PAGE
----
[DAY 4] Illusions to the Human Eyes

Today marks my 12th week at home, with minimal interactions with human beings, minimal conversations, and lots of feelings just for myself. But it’s nice. It has been sunny. The sky has been clear blue. And I just can’t think of anything else I would want more than j-u-s-t t-h-i-s.

I went to the park. It’s Zuanich Point Park. It’s right by the water and from there you can have this open view. Trees on one side. Boats on the other. The water was brown-green and complemented well the blue sky above.

The best part: All the kites. They look so fun and lively. I couldn’t really tell what their shape are, but Emily pointed out one is a jellyfish, another is like a snicker bar, and the stars, too. My photo is not the best, and as usual I didn’t bother retaking a nicer one. So please take my words for how beautiful they were in the sky.

They look just as big as Sam when up there, but when people were putting their kites away, I was surprised by how huge they were. It would take me a lot of effort to pull them down, that’s for sure, because they are as tall as me and some were even bigger than me.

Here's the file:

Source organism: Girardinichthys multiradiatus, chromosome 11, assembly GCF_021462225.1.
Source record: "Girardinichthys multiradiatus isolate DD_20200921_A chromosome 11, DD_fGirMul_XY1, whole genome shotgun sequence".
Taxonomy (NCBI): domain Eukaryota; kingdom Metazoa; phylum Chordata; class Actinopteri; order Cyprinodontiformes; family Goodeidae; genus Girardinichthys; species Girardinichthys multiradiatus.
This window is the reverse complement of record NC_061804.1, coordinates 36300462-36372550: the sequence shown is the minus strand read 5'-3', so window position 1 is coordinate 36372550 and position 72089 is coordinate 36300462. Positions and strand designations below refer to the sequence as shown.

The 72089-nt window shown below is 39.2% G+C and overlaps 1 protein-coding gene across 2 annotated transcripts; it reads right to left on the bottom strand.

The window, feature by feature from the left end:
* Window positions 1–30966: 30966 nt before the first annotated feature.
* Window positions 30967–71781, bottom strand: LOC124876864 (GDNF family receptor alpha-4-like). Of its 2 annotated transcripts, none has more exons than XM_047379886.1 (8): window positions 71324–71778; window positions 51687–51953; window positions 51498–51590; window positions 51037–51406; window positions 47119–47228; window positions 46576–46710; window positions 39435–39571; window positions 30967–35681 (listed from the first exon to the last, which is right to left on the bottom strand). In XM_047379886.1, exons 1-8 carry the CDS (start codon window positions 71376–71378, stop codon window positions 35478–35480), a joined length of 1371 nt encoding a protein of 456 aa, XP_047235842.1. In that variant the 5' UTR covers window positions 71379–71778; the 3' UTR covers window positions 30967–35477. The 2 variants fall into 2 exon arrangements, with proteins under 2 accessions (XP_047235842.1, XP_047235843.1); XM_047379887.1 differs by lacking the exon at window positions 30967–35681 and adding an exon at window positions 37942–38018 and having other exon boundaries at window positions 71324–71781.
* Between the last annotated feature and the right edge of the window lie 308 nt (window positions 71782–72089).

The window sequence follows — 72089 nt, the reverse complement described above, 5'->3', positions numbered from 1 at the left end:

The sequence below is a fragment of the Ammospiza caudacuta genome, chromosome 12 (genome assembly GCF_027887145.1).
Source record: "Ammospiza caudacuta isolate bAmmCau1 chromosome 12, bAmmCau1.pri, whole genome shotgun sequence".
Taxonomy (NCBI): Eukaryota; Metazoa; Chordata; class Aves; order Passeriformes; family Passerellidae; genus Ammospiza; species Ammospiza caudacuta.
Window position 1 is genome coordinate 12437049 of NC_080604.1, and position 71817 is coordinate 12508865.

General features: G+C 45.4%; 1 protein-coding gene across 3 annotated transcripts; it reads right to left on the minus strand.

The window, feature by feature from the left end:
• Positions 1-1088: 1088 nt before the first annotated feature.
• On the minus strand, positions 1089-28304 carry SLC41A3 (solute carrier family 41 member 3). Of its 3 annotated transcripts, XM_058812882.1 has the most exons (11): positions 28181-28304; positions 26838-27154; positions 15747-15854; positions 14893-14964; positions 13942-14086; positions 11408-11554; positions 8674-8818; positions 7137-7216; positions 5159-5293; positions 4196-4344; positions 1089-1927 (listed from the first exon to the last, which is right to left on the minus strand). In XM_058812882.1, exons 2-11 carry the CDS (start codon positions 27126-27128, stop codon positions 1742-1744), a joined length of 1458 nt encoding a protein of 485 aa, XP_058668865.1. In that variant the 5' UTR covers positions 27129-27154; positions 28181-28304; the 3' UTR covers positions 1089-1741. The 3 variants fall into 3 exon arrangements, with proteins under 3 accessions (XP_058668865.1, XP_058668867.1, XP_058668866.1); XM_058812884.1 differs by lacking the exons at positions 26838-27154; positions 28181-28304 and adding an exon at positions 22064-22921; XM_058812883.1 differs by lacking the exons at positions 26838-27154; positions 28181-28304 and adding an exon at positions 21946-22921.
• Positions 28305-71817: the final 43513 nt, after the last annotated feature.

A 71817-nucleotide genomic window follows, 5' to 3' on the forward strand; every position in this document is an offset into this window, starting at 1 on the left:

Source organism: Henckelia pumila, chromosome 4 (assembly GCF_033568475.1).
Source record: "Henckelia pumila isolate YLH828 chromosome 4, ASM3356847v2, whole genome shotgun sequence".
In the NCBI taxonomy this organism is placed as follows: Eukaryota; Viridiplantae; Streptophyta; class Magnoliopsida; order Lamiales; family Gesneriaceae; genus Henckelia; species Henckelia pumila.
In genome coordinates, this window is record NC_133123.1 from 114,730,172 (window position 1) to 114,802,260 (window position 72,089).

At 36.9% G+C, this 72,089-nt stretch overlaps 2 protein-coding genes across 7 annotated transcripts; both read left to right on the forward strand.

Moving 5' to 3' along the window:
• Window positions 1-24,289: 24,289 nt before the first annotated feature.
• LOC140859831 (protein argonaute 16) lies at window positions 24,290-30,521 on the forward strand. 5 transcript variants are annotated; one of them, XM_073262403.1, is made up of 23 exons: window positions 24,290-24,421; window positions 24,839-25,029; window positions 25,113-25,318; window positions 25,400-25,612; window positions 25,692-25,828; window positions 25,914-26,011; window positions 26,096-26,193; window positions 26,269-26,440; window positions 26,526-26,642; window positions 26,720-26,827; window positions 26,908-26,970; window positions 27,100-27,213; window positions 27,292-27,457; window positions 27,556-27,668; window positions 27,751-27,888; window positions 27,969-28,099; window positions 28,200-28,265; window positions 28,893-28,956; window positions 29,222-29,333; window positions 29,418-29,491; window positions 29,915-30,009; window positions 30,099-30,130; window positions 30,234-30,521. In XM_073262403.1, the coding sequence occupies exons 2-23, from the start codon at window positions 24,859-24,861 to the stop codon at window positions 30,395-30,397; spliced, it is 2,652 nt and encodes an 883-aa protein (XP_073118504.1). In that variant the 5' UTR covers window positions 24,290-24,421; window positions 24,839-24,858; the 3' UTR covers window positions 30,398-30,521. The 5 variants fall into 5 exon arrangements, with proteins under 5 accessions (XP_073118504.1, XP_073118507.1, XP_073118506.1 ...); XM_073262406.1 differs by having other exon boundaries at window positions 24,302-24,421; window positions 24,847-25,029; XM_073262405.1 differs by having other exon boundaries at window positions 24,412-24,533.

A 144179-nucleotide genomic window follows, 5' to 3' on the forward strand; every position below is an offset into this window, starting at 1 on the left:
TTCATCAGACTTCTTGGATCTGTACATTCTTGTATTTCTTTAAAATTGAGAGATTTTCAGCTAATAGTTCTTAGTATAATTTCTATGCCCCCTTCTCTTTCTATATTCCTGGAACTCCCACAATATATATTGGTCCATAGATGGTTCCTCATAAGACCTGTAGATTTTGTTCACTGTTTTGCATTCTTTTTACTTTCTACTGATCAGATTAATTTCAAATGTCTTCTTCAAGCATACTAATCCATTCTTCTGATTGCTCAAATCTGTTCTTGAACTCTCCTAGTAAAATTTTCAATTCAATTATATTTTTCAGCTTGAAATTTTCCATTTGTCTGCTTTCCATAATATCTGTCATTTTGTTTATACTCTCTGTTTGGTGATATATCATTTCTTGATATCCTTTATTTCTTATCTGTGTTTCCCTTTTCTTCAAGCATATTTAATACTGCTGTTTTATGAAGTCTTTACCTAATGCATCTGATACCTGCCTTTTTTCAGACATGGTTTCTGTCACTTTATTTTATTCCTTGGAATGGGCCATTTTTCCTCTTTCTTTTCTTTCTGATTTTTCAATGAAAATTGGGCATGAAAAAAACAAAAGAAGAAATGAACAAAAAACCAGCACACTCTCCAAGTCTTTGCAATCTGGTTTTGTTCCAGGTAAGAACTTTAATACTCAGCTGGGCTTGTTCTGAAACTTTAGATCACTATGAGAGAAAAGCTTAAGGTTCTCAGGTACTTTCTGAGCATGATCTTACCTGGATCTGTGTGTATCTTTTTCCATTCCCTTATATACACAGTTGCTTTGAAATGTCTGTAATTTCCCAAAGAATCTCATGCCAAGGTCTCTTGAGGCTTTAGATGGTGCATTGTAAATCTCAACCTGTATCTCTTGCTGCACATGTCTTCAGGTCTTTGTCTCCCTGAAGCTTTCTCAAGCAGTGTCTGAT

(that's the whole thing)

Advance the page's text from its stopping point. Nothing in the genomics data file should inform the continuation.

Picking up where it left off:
And at that moment, I was aware of how bad I am at scaling and how lazy my brain is when it comes to looking at things in perspective. I didn’t even care to think that they might be bigger when I get closer to them.

This reminds me of the 3-D Heuristic question. A snapshot of it is displayed below.

Most people will answer that the guy on the right is larger than the guy on the left, and that is not the right answer if you take the ruler and actually measure the size of each figure. However, because the 3-D impression of the corridor drawn in perspective was so overwhelming, instead of recognizing the actual size of each figure, our minds substitute the 2-D size with the 3-D size in which the leftmost figure was both furthest away and largest.

From my understanding, we believe objects that are farther are smaller not because they ACTUALLY are, but because we put those objects in perspective. The impression of the world surround us is so irresistible that it just doesn’t make sense to think of them as their actual size.

And that leads my curiosity to come up with one question: are there people who are not “tricked” by perspective but rather accurate about sizes of objects no matter how far away they are? Is it true that the majority of them do art for a living or visual artists and experienced photographers? Or am I just asking nonsense questions?

Published by Thi Le


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